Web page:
Dean Owens: Edinburgh singer’s pandemic delayed album launches with Edinburgh Fringe gigs

The wraps have finally come off Edinburgh singer-songwriter Dean Owens’ new album.

The man from Leith travelled thousands of miles to Tucson, Arizona, to record Sinner’s Shrine in which he worked with musicians from the acclaimed Tex Mex indie rockers, Calexico.

But while he made it home just before lockdown, his album only got its launch this week.

Plans to unveil it at the 2021 Celtic Connections festival were put on hold after the major event in Glasgow was hit by continuing pandemic restrictions.

Dean Owens (PIc: Gaelle Beri )

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    A global shortage of vinyl also hit the production of the album, but, despite the setbacks, it has been getting a lot of positive reaction.

    “The Calexico connection has certainly opened doors. They are really big in Europe,” said Dean. “Rolling Stone in France picked it as their album of the week which was fantastic.

    “To see Sinner’s Shrine finally getting its release into the world is a very special moment for me. Working with the guys from Calexico in Tucson was a magical time before lockdown and the pandemic.

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    Dean Owens (centre) John Convertino and Joey Burns from Calexico (Pic: Gaelle Beri)

    “We recorded it out in the land of the Sonoran Desert and it almost feels like it’s been buried in the sand for the past 18 months or so. It’s time now to brush away that sand and share with everyone!”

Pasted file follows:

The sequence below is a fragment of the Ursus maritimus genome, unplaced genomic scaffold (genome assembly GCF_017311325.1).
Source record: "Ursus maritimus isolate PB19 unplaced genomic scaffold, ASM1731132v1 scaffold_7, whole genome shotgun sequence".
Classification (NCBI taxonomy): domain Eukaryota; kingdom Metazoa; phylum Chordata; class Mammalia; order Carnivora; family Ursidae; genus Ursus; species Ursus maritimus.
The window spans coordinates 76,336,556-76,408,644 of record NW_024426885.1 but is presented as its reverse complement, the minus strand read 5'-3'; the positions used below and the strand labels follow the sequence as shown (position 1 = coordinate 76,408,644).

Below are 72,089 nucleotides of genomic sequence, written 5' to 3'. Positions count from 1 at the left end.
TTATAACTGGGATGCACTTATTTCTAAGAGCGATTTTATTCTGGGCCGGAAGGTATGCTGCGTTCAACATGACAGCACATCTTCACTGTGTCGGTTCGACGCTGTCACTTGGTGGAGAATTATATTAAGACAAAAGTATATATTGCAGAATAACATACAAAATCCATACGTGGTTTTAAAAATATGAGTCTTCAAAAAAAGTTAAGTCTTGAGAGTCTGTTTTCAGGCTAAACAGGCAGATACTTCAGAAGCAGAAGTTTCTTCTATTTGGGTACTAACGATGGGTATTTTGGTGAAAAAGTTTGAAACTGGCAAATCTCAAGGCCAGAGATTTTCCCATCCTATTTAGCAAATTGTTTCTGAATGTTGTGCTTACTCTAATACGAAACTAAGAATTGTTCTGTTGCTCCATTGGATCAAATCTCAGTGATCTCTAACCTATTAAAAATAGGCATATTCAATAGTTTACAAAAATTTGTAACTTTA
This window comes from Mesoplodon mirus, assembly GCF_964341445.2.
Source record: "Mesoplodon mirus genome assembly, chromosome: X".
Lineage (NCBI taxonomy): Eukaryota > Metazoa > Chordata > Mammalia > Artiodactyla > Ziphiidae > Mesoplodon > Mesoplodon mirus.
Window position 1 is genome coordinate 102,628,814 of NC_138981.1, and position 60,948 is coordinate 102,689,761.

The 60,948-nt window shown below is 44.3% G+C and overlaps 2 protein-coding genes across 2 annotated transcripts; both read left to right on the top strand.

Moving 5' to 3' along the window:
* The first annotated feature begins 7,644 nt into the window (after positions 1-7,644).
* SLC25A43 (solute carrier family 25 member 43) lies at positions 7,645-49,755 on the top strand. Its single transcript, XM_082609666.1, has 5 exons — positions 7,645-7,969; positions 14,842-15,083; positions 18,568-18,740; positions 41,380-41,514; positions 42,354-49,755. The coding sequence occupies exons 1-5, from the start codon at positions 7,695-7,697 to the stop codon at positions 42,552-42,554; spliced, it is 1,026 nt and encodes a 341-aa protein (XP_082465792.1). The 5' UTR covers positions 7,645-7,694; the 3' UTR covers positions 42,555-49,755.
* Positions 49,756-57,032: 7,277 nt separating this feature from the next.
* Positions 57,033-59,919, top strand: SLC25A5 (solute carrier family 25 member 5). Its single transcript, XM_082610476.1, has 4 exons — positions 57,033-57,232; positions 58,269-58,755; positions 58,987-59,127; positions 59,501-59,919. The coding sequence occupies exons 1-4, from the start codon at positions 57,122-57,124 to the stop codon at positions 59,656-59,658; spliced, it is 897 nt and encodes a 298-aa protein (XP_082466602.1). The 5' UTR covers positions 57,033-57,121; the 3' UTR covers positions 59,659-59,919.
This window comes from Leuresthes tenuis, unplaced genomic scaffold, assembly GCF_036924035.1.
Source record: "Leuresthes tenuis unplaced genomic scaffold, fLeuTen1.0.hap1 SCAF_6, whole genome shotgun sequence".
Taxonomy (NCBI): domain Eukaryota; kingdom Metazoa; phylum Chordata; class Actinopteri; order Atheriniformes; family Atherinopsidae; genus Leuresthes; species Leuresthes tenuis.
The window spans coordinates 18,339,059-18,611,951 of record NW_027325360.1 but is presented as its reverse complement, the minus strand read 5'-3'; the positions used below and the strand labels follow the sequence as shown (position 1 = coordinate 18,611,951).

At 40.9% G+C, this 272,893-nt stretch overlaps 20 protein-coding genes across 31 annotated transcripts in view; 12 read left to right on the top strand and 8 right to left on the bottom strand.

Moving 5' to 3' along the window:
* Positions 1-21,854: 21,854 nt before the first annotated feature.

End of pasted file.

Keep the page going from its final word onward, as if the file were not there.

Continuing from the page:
Sinner’s Shrine is infused with Tucson’s incredibly vibrant music scene - exactly what Dean set out to achieve.

    “I’ve recorded in Nashville and New York, and Tucson was always on my list of places to go and make a record,” he said.

    “It’s a real melting pot of cultures - it’s close to the Mexican border, and the musicians come from many many cultures and that all seeps into the music.”

    Add in the desert landscape and the presence of Calexico, and the result is an accomplished album with rich musical roots which span everything from mariachi to more than a hint of the unmistakable Spaghetti Western soundtracks of Ennio Morricone.

    It also features several collaborations, plus two old songs re-worked - New Mexico and After The Rain - and the songs capture so much of the unique Tucson landscape, and bring to life so many people and the stories Owens wants to tell.

    His patience with its launch has certainly paid off with positive reviews, and, finally, a chance to play its songs live.

    “It was a hard decision to hold it back last year, but it was the right one - there was no chance go on tour to promote it - and now it has paid off,” he said.

    “We now have an opportunity to launch it all over again.”

    Dean recently opened for Texas at Edinburgh Castle, and last week saw him join a host of stars at a celebration of the music of Nanci Griffith at Perth Theatre - a venue where he once supported the late and much-loved American singer.

    His next gigs are all local.

    He is on stage at Fringe By The Sea on North Berwick on Thursday, August 11 with his band, The Sinners, and guest Kirsten Adamson.

    He has solo shows at the Edinburgh fringe Festival - August 12 and 13 at the EICC - plus a full band show at the same venue on the 18th.